So many well-known albums turn 30 this year and Steve Taylor-Bryant and Susan Omand travel back to 1988 to revisit some of the sounds of their youth that made parents shout "Turn that noise down!" This week Steve remembers the hairspray and perm rock gods Bon Jovi…
Ah, New Jersey. What is there to say about New Jersey that hasn’t already been said? Yes, it is of its era and, yes, it is more pop now than rock, but I defy any of you to not singing along with the first three tracks. Lay Your Hands on Me, Bad Medicine, and Born to Be My Baby are singalong anthems that still to this day have middle aged slightly fat men who are approximately 43 years old unable to control their bad karaoke when one of these tracks come on in the car/pub/supermarket. Yes, I get strange looks in my local Morrisons when I start belting out Bad Medicine chronically out of tune but to hell with people that don’t let loose occasionally. Those three opening tracks are as iconic as any rock songs that came out of the 1980’s and are worth the price of the record alone. But, Bon Jovi are more musically talented than stadium anthems would have you believe. There is some musical greatness on this album outside of the opening songs.
Blood on Blood is as excellent a song as anything else released by Bon Jovi, and Homebound Train is as excellent as anything released by Aerosmith. I can’t listen to Homebound Train without thinking of Steven Tyler singing it. One of the first drummers I learnt from (outside of Buddy Rich and Evelyn Glennie for my percussion grades) was air drumming along to Tico Torres who is possibly one the most underrated drummers in musical history. That air drumming paid dividends years later when at a jam night someone wanted to sing Homebound Train and the house drummer didn’t know it. Still some of the most fun I ever had behind a kit. Wild is the Wind with Richie Sambora’s acoustic goodness on the introduction is a great tune and one that needs more outings by the band in their live sets, despite it sounding like a Richard Marx rip off right until the chorus. Ride Cowboy Ride is just glorious and if you don’t agree you need to investigate your life choices.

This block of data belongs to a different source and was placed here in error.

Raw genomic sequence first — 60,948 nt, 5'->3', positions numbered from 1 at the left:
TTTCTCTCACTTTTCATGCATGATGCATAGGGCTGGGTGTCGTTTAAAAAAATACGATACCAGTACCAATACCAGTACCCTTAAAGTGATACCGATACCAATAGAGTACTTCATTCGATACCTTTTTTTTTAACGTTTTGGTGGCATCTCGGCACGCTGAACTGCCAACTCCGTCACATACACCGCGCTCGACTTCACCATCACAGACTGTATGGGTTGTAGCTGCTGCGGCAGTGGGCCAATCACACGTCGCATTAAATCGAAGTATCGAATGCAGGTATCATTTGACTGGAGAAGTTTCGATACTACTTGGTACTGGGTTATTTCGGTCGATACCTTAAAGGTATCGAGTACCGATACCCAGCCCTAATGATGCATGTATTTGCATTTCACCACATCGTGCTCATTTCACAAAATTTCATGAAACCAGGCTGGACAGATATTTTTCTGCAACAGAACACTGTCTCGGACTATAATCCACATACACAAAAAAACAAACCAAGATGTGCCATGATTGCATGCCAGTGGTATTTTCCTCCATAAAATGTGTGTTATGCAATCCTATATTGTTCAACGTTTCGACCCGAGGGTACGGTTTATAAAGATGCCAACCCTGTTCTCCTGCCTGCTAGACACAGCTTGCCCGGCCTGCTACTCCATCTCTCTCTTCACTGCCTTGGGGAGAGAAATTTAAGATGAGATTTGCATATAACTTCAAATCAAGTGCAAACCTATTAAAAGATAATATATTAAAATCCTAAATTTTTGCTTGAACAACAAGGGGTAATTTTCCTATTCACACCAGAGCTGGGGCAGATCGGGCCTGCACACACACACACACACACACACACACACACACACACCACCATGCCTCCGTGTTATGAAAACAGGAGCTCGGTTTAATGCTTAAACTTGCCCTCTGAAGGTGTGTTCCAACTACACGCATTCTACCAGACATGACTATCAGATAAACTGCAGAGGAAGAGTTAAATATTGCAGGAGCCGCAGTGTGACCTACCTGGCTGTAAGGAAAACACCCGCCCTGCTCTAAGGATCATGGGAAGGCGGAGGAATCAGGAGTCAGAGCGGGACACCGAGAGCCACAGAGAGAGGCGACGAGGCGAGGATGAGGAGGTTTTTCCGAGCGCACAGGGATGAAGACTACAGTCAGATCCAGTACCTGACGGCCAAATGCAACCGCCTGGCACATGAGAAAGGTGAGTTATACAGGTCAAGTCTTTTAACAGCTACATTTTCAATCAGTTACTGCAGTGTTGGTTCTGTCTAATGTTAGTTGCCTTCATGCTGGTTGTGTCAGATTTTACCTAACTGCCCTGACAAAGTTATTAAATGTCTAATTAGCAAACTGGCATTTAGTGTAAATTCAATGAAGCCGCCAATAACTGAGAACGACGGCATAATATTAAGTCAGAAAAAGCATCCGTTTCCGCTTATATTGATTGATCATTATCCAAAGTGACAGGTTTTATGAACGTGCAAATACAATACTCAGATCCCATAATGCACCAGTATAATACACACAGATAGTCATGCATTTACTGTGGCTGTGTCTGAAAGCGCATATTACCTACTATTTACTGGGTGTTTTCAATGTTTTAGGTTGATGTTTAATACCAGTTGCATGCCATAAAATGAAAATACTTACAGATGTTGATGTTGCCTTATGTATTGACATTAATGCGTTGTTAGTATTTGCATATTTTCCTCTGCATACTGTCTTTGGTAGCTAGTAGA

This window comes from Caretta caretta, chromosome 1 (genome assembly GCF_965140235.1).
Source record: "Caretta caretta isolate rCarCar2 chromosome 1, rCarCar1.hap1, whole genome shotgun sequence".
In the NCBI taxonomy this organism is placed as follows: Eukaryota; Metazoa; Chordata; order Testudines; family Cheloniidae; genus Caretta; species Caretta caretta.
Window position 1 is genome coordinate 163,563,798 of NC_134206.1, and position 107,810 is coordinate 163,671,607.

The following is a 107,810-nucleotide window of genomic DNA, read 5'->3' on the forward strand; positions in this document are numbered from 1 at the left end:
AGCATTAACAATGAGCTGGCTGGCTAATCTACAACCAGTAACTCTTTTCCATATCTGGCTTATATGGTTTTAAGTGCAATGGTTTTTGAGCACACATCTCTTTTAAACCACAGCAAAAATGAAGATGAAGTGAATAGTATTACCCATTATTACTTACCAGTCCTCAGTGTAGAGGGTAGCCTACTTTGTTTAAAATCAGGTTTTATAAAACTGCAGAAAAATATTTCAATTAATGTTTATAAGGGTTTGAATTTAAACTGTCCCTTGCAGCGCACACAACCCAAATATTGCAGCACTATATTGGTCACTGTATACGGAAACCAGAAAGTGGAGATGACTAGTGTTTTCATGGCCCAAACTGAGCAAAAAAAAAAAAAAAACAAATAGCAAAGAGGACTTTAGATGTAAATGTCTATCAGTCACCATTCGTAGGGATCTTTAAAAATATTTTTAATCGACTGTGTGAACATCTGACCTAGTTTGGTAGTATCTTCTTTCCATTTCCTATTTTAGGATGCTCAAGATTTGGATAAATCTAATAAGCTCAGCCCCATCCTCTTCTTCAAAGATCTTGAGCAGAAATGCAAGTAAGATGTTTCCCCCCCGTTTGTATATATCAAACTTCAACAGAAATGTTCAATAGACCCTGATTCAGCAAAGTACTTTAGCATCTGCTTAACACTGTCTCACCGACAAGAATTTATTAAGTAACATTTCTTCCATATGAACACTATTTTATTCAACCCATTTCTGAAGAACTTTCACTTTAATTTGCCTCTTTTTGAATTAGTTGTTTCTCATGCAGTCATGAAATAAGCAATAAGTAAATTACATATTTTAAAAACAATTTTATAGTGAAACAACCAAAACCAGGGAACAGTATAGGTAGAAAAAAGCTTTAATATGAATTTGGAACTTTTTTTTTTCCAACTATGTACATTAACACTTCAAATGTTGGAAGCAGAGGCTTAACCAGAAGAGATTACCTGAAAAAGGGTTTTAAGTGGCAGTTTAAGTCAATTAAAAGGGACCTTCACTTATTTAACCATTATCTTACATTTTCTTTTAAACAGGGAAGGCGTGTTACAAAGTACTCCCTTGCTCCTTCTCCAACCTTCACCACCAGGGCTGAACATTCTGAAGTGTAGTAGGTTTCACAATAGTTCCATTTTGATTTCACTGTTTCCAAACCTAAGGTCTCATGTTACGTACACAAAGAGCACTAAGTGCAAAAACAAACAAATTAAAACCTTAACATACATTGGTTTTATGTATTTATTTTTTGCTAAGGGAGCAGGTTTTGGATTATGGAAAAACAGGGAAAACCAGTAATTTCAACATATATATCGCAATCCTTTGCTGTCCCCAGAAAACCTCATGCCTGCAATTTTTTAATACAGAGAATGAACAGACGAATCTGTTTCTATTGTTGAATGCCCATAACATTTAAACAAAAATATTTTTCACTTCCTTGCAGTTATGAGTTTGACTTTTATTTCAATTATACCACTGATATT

Stick to Your Guns is possibly the weakest of tracks on New Jersey and still better written and performed than most rock music that came out of the 80’s. Glorious. I’ll Be There for You is another that you can’t help singing along to, the band are tight, Alec John Such’s bass understated but effective and the kind of chorus that probably started life as a wedding speech. Let’s face it Bon Jovi know how to romance. I’m in love. 99 In the Shade is a sort of throwback to early Bon Jovi, this song wouldn’t feel out of place on Slippery When Wet or even the self-titled debut four years previous. It’s a track that perhaps belongs more on 7800 Fahrenheit, but what the hell, this one is glorious too. Love for Sale closes out the album and is perhaps more influenced by Sambora than Jon Bon Jovi as it certainly leads in its blues style more towards his Stranger in This Town album than maybe anything Jon released.
Overall it is likely the catchy anthemic style that makes this album feel so good after all these years. In 1988 when this came out it was the band's fourth album in four years and maybe we were all just so awash with Bon Jovi releases that we became addicted to them. It would be another four years before the next Bon Jovi record and a bit of a change in style with Keep the Faith, and possibly the bands last truly great record. Bon Jovi have survived for all these years because they are talented, but if you’re at a Bon Jovi gig it's these early songs you pine for. Keep the Faith was great, every album after that got a little weaker, so as a fan of the band and just bloody well enjoying myself, New Jersey is a pinnacle release. The last truly great but fun record to come from a band that played a huge part in my early life.
Image - Amazon.